Lock system according to claim 33, characterized in that the tongue (38) has guide surfaces (68) which are located outside the tongue lock surface (65) as viewed from the connection plane (VP) and which form a smaller angle s a surface plane (HP) before clamping the locking surfaces (65).
    9 9999 9 9 • ·· · 99 9 • · • 9 9 • · • · é · 9 • · · 9 99 • 9 99
    Lock system according to any one of the preceding claims, characterized in that the upper lip (39) has a guide surface (42) which is located closer to the opening of the tongue groove than the locking surface (45) of the upper lip and which forms a smaller angle with a surface plane (HP) than the locking surface of the upper cutting edge.
    Lock system according to any one of the preceding claims, characterized in that at least a portion of the support surfaces (50, 71) of the lower lip and the tongue are located at a greater distance from the connection plane (VP) than the inclined lock surfaces (45, 65) of the upper edge and pen. j
    Lock system according to any one of the preceding claims
    characterized in that the tongue locking surface (65) is arranged at a distance of at least 0.1 times the thickness of the floorboard from the tongue tip.
    Lock system according to any one of the preceding claims, characterized in that the vertical extent of the interacting locking surfaces (45, 65) is less than half the vertical extent of the undercut (35), viewed from the connection plane (VP) and parallel to the surface plane. (HP).
    Lock system according to one of the preceding claims, characterized in that the locking surfaces (45, 65), viewed in vertical section through the floorboard, have a range which is at most 10% of the floorboard thickness (T).
    Lock system according to any one of the preceding claims, characterized in that the length of the tongue (38), viewed perpendicularly from the connection plane (VP), is at least 0.3 times the board thickness (T).
    ···································································································· *
    Lock system according to any one of the preceding claims, characterized in that the tongue supporting edge portion (4b) and / or the tongue groove connecting edge portion (4a) has / have a groove (63) located above the tongue (4). 38) and ends some distance from the surface plane (HP).
    Lock system according to one of the preceding claims, characterized in that the undercut groove (36), in cross-sectional view, has an outer open portion that tapers inwardly in the form of a funnel.
    The locking system of claim 44, wherein the upper lip has a taper at its outer edge spaced further from the surface plane (HP).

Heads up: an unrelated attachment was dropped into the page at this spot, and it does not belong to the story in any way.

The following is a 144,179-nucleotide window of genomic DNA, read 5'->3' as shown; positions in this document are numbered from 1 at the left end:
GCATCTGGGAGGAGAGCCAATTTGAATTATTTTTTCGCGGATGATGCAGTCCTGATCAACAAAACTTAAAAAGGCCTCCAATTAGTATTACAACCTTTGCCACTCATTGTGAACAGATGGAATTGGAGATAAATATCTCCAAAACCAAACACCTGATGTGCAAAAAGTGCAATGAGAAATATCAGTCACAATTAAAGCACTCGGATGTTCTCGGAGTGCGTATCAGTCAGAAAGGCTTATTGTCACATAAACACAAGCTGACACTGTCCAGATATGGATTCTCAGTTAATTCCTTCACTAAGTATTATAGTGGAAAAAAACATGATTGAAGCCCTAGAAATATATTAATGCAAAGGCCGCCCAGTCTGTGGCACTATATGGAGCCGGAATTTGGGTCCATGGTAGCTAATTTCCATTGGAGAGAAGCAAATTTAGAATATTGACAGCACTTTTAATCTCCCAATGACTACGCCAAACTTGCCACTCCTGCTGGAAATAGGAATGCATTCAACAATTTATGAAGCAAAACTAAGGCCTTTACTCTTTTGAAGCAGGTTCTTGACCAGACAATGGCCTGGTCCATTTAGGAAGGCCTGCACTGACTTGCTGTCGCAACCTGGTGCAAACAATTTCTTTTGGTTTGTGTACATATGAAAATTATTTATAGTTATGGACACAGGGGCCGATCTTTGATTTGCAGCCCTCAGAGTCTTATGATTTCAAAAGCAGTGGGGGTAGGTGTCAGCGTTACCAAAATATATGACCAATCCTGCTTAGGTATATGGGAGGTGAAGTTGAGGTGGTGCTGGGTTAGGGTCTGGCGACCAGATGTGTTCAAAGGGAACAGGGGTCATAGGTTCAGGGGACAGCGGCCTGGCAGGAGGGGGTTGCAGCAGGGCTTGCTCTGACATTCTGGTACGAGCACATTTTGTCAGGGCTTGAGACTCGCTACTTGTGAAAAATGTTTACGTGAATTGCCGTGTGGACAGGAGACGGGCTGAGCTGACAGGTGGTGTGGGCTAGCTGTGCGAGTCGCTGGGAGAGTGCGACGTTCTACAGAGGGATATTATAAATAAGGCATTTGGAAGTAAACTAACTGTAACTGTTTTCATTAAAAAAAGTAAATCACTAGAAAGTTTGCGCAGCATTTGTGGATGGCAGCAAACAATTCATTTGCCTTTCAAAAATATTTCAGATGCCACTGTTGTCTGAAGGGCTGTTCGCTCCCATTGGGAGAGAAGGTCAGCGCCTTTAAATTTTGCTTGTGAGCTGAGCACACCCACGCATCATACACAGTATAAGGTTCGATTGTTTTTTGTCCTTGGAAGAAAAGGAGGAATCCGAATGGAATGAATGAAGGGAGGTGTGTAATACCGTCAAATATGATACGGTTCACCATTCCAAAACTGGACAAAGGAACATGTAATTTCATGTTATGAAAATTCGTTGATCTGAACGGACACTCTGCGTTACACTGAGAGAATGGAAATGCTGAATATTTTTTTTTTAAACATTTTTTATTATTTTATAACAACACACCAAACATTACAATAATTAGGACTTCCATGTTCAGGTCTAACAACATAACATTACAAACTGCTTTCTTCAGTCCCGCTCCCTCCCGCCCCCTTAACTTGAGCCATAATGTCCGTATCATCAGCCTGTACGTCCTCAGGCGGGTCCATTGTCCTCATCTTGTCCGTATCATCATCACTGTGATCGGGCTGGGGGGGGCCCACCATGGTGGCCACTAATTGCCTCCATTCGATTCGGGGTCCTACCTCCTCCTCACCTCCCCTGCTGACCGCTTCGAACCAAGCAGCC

Lock system according to any one of the preceding claims, characterized in that the tongue, in cross-sectional view, has a tip that tapers.
    Lock system according to any one of the preceding claims, characterized in that the tongue, in cross-sectional view, has a tip that is halved into an upper and a lower cutting portion.
    46. The locking system of claim 45, wherein the upper and lower lip portions are made of different materials with different properties.
    Lock system according to one of the preceding claims, characterized in that the tongue groove (36) and the tongue (38) are integrally formed with the floorboard.
    • · · ·
    48, Interlocking system according to any of the previous claims, v y z n a č u j ici se t The upper lip (39) is thicker than lower lip (40). 49. Interlocking system according to any of the previous claims, v y z n a č u j ici se t the minimum thickness upper
    The lip (39) adjacent to the undercut (35) is greater than the maximum thickness of the lower lip (40) adjacent to the abutment surface (50).
    Lock system according to any one of the preceding claims, characterized in that the extent of the abutment surfaces is at most 15% of the floorboard thickness (T).
    Lock system according to one of the preceding claims, characterized in that the vertical extent of the tongue groove between the upper lip (39) and the lower lip (40), measured parallel to the joint plane and at the outer end of the abutment surface (50), is at least 30% of the floorboard thickness (T).
    Lock system according to one of the preceding claims, characterized in that the depth of the tongue groove (36) measured from the connection plane (VP) is at least 2% greater than the corresponding range of the tongue (38).
    Lock system according to any one of the preceding claims, characterized in that the tongue (38) has a different material property than the upper lip (39) or the lower lip (40).